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Hi all I understand that if we read bytes from an InputStream and we have finished reading all the bytes (or we do not intend to read to the end of stream), we must call close() to release system resources associated with the stream.

Now I was wondering if I read bytes and it throws a java.io.IOException, am I still required to call close() to release system resources associated with the stream?

Or is it true that on errors, streams are closed automatically so we do not have to call close() ?

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Resources are closed when GCed. SO you can have a problem which rarely throws an exception work ok. For deterministic resource management, close() should always be called. –  Peter Lawrey Jan 20 '12 at 14:22
    
@PeterLawrey Are you saying that it is because the GC quietly eats the IOException thrown by close() that we should call close() ourselves? So if (hypothetically) the interface of close() does not throw any form of Exception, we don't have to call close() when a stream has error? –  Pacerier Jan 20 '12 at 14:35
    
That is something to consider, however its pretty common practice to ignore any exception thrown by close(). The problem with letting the GC do it is you could run our of file handles before you trigger a GC which cleans up these resources. Your program can appear to work, but fail occasionally which is something you want to avoid. –  Peter Lawrey Jan 20 '12 at 14:55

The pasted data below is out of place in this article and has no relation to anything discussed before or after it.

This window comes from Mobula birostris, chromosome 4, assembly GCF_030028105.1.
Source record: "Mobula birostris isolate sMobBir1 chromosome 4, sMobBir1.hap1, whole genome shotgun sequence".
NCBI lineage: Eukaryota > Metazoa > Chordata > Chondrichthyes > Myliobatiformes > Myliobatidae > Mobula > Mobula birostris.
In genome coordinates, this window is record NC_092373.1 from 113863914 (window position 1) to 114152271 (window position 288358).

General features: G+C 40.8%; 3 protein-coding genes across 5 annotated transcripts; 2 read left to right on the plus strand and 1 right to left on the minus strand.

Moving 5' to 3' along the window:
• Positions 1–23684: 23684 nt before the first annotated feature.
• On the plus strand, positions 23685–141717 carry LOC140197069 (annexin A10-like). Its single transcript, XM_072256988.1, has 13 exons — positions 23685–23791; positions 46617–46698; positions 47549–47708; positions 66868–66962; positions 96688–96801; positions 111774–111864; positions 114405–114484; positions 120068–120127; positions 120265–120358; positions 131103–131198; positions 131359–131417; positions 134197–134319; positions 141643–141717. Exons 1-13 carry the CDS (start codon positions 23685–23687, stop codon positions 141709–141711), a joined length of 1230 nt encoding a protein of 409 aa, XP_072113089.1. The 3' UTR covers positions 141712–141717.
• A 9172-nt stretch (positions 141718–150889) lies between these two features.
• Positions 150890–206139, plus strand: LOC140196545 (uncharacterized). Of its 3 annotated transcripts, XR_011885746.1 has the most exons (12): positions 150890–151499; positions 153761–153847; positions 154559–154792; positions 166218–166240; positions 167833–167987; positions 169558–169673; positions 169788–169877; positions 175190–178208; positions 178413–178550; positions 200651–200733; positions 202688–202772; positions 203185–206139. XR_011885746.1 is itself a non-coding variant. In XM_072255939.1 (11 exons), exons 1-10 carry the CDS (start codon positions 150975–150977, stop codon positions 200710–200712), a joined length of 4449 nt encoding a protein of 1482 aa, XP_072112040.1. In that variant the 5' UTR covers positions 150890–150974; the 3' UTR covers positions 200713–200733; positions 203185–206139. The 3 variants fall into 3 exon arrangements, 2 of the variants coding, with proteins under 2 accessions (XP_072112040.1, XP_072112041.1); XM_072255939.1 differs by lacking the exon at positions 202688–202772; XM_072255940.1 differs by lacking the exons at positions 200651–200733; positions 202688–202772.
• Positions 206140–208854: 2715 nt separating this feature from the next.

@PeterLawrey I mean that was what I was asking, Will the file handle be released automatically when I call read() and it throws an IOException? (hence we do not have to call close()) . –  Pacerier Jan 20 '12 at 15:07
    
it will automatically be closed by the GC if you don't close it yourself (the exception has nothing to do with it) This works provided you don't run out of resources before the GC runs. –  Peter Lawrey Jan 20 '12 at 15:43

1 Answer 1

up vote 6 down vote accepted

The OS itself might close the streams and deallocate resources because the process (namely, the JVM) terminates, but it is not mandated to do so.

You should always implement a finally block where you close it in cases like these, e.g. like this:

InputStream is = null;

try {
    is = new FileInputStream(new File("lolwtf"));
    //read stuff here
} catch (IOException e) {
    System.out.println("omfg, it didn't work");
} finally {
    is.close();
}

This isn't really guaranteed to work if it threw in the first place, but you'll probably wanna terminate at that point anyway since your data source is probably messed up in some way. You can find out more info about it if you keep the InputStream's provider around, like, if I kept a ref to the File object around in my example, I could check whether it exists etc via File's interface, but that's specific to your particular data provider.

This tactic gets more useful with network sessions that throw, e.g., with Hibernate...

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What do you mean by the last paragraph? Do you mean the tactic of "implementing finally block" ? –  Pacerier Jan 22 '12 at 8:55
    
@Pacerier Meaning that it is pretty common to put, e.g., the closing of a Hibernate session in the finally block. –  TC1 Jan 22 '12 at 11:10

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